Ultra-high energy cosmic rays: the noose is tightening around their still unidentified source
In 2017, the identification of a neutrino from a blazar, a supermassive black hole at the center of a very active galaxy, had marked a turning point in high-energy astrophysics. Today, the researchers behind this previous result confirm with new work that the active nuclei of galaxies are indeed natural particle gas pedals at the origin of neutrinos. This is a breakthrough in the understanding of high energy cosmic rays.
Cosmic rays, charged particles that travel at nearly the speed of light from deep space, constantly bombard the Earth. Since their very first observation in 1912 by the physicist Victor Franz Hess, made from a balloon, our knowledge of these extremely energetic particles has increased. We know, for example, that the vast majority of them are found in the form of hydrogen nuclei, the lightest and most common element in the atmosphere. But also, less frequently, in the form of helium nuclei and, even more rarely, nuclei of heavier elements such as uranium.
Energy monsters with an enigmatic origin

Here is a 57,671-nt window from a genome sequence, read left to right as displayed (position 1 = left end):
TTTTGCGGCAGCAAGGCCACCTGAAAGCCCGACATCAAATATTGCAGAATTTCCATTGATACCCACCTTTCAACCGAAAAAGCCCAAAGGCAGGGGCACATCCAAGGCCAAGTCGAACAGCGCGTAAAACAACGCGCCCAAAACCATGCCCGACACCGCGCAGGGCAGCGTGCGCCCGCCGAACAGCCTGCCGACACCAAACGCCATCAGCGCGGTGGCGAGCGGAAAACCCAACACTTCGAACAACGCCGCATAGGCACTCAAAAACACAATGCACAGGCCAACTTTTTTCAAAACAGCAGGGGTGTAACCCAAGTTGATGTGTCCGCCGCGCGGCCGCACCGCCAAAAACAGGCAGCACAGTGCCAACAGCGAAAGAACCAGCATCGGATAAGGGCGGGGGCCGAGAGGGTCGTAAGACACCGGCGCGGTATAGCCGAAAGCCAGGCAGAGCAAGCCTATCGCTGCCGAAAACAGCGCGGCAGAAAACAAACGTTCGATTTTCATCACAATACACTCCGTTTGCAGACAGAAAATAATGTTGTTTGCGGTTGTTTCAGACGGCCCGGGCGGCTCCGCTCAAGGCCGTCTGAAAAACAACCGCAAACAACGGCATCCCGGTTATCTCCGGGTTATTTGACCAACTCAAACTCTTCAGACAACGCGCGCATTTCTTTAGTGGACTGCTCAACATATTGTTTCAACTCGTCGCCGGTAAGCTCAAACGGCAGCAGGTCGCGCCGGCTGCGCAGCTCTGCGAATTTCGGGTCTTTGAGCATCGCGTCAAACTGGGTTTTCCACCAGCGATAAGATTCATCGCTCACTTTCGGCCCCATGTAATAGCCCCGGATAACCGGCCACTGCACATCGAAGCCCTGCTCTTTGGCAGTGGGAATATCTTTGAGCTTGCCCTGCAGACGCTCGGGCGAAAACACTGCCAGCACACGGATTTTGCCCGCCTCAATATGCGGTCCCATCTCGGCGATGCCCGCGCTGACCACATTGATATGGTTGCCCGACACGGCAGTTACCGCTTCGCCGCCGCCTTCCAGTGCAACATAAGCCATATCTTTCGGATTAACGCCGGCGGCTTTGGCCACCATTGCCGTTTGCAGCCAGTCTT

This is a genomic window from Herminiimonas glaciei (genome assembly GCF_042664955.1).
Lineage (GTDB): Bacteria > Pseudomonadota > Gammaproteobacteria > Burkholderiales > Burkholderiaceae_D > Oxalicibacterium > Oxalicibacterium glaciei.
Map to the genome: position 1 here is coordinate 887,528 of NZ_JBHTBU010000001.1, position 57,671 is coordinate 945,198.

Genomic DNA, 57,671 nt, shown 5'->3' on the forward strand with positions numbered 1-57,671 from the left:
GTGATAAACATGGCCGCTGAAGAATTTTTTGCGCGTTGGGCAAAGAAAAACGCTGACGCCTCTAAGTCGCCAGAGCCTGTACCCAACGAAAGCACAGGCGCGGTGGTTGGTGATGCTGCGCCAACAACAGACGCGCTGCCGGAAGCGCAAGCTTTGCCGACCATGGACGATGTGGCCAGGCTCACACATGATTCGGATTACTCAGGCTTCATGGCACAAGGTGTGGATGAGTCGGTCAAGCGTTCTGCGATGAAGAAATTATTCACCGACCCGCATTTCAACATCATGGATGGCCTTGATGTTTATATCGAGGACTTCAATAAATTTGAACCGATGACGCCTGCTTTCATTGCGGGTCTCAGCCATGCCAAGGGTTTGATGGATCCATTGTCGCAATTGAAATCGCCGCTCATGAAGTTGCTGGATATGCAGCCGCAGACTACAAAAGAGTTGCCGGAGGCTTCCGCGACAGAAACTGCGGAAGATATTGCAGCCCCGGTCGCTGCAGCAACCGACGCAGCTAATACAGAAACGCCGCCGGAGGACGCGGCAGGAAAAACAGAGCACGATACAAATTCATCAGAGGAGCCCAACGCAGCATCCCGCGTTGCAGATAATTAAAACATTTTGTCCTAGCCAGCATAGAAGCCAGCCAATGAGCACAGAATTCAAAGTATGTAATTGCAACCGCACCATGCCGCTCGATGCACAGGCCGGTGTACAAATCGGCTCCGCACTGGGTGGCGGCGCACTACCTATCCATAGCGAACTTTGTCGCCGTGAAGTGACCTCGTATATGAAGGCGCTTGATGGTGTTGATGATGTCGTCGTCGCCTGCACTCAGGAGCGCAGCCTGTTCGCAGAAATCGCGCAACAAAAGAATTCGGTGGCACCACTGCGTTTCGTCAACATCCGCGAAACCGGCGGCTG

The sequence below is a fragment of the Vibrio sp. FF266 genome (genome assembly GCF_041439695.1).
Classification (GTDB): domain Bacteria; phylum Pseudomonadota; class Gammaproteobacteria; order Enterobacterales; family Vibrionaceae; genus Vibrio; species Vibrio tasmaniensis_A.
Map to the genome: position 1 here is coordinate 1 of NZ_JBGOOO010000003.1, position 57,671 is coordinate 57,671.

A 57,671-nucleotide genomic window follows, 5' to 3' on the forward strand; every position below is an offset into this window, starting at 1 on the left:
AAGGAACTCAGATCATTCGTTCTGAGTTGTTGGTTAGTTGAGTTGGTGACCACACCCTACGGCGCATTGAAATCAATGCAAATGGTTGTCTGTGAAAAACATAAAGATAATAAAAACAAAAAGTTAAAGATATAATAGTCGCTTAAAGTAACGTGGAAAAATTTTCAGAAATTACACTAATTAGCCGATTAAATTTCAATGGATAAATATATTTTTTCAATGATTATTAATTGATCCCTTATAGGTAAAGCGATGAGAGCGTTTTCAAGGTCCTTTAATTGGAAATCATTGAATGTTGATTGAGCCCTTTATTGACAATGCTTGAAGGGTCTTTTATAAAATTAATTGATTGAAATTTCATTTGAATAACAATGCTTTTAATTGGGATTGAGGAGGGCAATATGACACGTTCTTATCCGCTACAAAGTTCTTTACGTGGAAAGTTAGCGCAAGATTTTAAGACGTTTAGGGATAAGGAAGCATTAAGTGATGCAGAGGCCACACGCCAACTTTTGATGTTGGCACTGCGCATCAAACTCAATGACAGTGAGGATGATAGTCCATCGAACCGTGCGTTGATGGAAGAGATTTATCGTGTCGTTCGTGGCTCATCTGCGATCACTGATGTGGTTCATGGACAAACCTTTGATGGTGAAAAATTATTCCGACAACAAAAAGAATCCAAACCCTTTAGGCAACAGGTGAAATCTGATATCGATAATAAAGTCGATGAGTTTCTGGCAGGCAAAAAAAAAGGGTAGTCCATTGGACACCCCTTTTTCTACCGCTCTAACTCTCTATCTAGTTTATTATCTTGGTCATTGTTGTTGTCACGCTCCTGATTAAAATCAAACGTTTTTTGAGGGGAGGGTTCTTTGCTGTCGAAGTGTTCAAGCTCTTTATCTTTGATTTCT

We also know that the energy of cosmic rays ranges from about 1 GeV - equivalent to the energy produced by a relatively small particle gas pedal - to 108 TeV, or a million times the energy generated by the beams of Cern's Large Hadron Collider (LHC), the most powerful gas pedal in the world. The source of the lower energy cosmic rays, also called primary cosmic rays, is more than familiar to us: they are produced by the Sun, and brought to Earth in the form of solar winds. Low energy cosmic rays are mainly associated with supernovas and gas bubbles. But the origin of the most powerful rays remains an enigma to this day.
These so-called ultra-high-energy cosmic rays raise a whole host of questions for astrophysicists: How do they reach such high energies? What could be the natural gas pedals that generate them? And above all, how can we trace them back to their source? Unfortunately, it is impossible to simply "retrace their route": made of charged particles, the turbulent magnetic fields of our galaxy have never ceased to deflect them during their journey to us.
However, a team of researchers led by Sara Buson of the Julius-Maximilians-Universität (JMU) Würzburg in Bavaria, Germany, has likely uncovered the most serious lead to date in this arduous hunt. The work of this group will be published in The Astrophysical Journal Letters, already available on arXiv.
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